Three years ago today was my first Day 1. I woke up a hotel room that wasn’t mine, with someone I didn’t know, to text messages from my family asking where I was. I had left my little girl alone in a blackout. The night before was my brother's wedding.
I still can’t write those words without feeling very sick.
I don’t revisit that night so I can chastise myself again, but so I can remember why I’m here now. Because not all mornings looked like that one. Most days I didn’t appear to be someone in big danger. To most people—unless you knew where to look, or were very close to me—I was fine. Even great. I was just like everyone else.
Except I wasn’t. I wasn’t fine at all.
I didn’t realize today’s significance until I went to schedule a doctor’s appointment. I texted my friend to tell her and she asked if it felt like a long time ago. I answered yes. “An eternity,” I said.
I mention it was my first Day 1 because I had never really tried to stop drinking before then. Even though I was aware I drank differently since I was 17—that I seemed to have a biting hungriness around alcohol I didn’t notice in others—I never really actively tried to keep it away, save my pregnant months. I tried to keep myself in check, yes. I made plans to moderate and stave off blackouts and many, many times over the years I could drink without feeling the need to get completely smashed, but on the whole I didn't see any appeal in stopping.
But that morning I was plucked out of my own denial and my immediate family’s was smashed pretty hard, too. My drinking became something that needed to be dealt with. And the only thing more sobering than what had actually happened was my reaction. It was not sadness nor terror nor humiliation that took up the most space that morning, but anger. I was so goddamn mad I’d been caught.
For over a year after that morning I would try and fail at staying sober. I would swear many, many times that I was done, and I would mean it—and then suddenly, and often to my surprise—I would find myself drinking again. I would attend 12-step meetings and try to want something I didn’t want. I would bang my fists against my pillow and crash my car into a stone wall, totaling it. I would try to make the people in my life feel better by sounding good and I would marvel at the profound difficulty of my first sober Saturday night. I would read all the addiction memoirs I’d collected over the years another time, and then again, while taking scorching hot baths and hiding in bed. I would stack them up next to my bed like old friends who knew the secrets I wasn’t willing to tell. I would practice telling the truth and I would cower away when it got too hard. I would deem the whole thing impossible and would give up again and again. I would be so lonely my skin would hurt.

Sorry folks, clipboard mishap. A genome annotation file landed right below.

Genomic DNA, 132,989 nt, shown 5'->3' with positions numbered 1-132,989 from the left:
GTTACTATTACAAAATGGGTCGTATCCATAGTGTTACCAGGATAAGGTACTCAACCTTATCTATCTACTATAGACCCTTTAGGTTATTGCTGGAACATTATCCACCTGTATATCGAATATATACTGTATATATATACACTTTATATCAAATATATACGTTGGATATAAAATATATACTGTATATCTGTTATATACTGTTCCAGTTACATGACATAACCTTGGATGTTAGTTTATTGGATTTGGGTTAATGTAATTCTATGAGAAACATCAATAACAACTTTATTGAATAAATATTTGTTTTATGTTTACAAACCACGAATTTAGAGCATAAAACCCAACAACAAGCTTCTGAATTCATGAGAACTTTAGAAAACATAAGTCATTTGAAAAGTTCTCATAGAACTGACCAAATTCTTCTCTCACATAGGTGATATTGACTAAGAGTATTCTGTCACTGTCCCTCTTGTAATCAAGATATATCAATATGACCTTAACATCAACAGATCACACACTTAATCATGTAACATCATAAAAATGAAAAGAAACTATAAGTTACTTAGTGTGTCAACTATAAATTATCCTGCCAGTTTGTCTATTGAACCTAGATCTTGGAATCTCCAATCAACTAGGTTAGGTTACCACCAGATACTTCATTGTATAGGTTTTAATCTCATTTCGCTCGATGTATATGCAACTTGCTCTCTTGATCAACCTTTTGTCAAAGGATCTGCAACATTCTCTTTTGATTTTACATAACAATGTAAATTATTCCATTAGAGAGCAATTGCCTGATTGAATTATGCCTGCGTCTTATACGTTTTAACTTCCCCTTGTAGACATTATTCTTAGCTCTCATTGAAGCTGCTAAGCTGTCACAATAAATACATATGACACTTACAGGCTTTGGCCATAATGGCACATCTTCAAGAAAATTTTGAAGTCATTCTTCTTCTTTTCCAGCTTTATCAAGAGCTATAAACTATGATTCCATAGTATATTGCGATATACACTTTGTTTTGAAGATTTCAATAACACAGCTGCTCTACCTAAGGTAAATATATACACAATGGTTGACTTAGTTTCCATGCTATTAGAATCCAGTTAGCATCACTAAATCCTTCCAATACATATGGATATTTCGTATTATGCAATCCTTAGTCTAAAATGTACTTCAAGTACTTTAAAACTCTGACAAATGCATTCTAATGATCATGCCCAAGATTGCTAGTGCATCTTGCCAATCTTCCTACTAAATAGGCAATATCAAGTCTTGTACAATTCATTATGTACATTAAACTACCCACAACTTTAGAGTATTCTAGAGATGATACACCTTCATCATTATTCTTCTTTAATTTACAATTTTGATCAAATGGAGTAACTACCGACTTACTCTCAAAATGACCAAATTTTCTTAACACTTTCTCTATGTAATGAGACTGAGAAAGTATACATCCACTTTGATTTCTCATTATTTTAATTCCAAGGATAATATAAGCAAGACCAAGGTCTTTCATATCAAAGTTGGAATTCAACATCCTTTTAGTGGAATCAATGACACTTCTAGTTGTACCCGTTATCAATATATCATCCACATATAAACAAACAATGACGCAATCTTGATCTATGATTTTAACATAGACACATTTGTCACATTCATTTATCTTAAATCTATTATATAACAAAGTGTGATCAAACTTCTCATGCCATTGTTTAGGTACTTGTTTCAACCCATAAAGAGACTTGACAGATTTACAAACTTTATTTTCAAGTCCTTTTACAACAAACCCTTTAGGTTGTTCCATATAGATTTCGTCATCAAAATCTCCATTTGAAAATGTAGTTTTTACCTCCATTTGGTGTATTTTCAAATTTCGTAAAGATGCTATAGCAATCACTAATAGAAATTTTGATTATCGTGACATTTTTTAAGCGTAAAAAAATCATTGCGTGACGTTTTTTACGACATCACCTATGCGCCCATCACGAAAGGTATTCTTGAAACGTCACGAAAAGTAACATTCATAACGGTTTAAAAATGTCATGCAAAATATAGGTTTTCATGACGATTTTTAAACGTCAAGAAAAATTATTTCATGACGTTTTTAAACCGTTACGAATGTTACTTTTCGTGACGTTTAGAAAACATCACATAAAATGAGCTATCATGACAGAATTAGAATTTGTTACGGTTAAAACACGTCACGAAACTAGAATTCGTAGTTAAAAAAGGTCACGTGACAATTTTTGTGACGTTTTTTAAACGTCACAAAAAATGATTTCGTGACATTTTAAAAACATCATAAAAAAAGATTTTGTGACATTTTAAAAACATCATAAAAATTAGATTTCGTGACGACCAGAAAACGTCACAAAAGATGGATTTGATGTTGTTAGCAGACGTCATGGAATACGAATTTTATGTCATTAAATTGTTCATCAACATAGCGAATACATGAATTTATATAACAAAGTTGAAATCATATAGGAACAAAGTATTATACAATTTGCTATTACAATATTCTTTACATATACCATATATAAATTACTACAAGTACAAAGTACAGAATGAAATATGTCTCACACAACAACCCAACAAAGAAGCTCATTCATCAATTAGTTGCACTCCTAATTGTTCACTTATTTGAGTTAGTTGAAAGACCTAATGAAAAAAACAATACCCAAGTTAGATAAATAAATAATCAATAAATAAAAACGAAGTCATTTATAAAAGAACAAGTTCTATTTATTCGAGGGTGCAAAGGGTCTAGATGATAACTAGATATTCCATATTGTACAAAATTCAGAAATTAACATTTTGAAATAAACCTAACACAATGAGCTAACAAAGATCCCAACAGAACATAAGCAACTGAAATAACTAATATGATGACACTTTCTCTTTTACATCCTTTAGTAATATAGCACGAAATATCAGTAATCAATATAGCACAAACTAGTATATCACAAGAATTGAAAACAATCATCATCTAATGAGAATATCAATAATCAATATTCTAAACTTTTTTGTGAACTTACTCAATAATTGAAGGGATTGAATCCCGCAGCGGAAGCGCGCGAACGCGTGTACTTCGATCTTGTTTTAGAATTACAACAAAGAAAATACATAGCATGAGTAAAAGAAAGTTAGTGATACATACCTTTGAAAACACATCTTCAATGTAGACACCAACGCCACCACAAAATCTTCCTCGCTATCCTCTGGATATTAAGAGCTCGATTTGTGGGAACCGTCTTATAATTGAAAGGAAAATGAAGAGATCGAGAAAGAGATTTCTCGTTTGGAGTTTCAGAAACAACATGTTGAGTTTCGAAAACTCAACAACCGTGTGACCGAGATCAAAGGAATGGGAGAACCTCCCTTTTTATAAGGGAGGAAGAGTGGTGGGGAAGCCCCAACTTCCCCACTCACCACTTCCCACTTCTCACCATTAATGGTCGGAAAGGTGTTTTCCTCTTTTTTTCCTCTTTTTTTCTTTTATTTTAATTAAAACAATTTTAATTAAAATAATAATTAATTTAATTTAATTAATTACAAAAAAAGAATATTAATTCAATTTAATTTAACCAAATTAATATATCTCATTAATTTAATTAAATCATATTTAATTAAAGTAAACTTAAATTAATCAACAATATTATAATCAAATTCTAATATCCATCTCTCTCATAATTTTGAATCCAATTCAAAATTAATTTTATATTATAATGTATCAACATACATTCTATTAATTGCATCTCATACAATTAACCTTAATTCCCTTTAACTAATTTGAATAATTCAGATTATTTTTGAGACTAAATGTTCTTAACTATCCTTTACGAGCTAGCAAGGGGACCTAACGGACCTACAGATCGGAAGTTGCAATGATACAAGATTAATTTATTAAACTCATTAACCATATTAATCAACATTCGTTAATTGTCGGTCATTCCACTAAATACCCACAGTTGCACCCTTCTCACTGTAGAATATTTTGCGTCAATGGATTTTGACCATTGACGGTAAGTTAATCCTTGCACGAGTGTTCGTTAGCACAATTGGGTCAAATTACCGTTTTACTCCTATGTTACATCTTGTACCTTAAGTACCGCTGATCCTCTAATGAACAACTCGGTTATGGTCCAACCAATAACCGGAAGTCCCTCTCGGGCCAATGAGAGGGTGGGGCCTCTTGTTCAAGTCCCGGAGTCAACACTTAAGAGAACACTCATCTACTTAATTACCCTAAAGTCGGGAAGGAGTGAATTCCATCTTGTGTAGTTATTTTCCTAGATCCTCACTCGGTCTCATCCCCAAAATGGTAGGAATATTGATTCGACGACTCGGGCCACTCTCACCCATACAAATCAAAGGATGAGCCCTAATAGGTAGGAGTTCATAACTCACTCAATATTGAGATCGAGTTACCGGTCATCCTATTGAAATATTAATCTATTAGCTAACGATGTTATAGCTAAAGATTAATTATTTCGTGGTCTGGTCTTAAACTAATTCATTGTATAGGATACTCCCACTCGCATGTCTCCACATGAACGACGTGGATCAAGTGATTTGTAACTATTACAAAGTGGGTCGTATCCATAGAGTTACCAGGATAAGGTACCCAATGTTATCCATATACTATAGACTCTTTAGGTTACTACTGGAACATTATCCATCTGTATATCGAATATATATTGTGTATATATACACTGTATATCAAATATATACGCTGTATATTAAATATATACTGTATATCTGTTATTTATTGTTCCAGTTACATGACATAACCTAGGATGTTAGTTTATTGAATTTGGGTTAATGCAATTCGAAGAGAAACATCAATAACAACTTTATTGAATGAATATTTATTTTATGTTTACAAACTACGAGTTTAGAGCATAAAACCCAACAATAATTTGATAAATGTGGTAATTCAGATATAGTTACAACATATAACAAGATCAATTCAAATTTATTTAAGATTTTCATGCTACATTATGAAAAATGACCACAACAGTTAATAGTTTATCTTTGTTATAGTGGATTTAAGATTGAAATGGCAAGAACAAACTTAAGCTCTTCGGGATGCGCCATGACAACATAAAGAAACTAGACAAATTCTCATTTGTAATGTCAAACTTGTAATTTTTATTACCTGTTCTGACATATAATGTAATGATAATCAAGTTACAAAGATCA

The other thing that happened, though, was this: every time I let myself burn through something without alcohol, I got better. Every time I faced down another day, another conversation, another piece of life I hadn’t been able to face while drinking, I grew new. New looked like destruction for a long, long time. New was a holy, tender mess until I grew a home there.
I don’t know what finally made the difference between my first Day 1 and my last. But I do know if I can have one, so can you. We can all have our last Day 1 and we deserve to. No matter what. No exceptions. Not one.